“Thank you. And thanks for the nice evening, and for agreeing to stop by.”
He smiled, and proceeded towards his silver Passat, and she pretended to dabble with her phone to trace her non-existent friend she was supposed to pick up. He half-waved as he drove away, and she felt her heart grow very heavy suddenly. She walked past the rickshaw stand, deciding that a quick walk would do good to clear her head.
She thought it was so ironical to have had a nice sweet date with her ex-husband. He, of all people, with whom she couldn’t even stay in the same house, and had hence fought for a formal separation. She thought of what her parents would say if they knew she was gallivanting in a coffee shop with that guy. She chuckled when she thought of her over-protective, mother-hen best friend, gaping with her eyeballs wide, on getting to know who her smug evening coffee companion was. And most importantly, what he thought of their meeting today.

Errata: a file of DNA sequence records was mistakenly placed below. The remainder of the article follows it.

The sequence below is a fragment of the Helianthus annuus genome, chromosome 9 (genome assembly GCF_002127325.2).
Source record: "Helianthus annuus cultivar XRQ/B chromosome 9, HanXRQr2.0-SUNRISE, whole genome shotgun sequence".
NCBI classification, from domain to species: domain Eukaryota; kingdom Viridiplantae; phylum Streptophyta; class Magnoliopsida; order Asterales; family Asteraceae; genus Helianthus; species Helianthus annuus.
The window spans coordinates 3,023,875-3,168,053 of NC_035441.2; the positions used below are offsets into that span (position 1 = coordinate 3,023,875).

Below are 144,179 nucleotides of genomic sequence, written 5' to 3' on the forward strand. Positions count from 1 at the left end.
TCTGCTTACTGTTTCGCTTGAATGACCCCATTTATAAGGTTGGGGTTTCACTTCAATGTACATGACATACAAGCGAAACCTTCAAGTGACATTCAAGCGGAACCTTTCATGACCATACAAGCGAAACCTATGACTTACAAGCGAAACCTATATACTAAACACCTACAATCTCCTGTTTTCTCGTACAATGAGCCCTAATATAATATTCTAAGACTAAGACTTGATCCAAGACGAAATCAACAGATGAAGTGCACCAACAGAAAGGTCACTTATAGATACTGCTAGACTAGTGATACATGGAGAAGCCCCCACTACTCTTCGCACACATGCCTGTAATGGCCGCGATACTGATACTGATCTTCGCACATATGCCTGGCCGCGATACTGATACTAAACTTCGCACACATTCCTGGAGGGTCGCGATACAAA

As he was driving back, his mind went blank for a while, and then the memories of the evening he had spent slowly crept up like the muted scents of a potpourri lapping up a room. The first crystallized thought that came to his head was that it was the best evening he had had in a long time.
She dug her mind for bits of bitterness and anger, but she found those were rather miniscule compared to the excitement of having bumped into him again. She just wasn’t angry or avengeful, however hard she tried to focus on being so. She felt uncannily composed, almost like a precocious child suddenly struck by a flash of wisdom.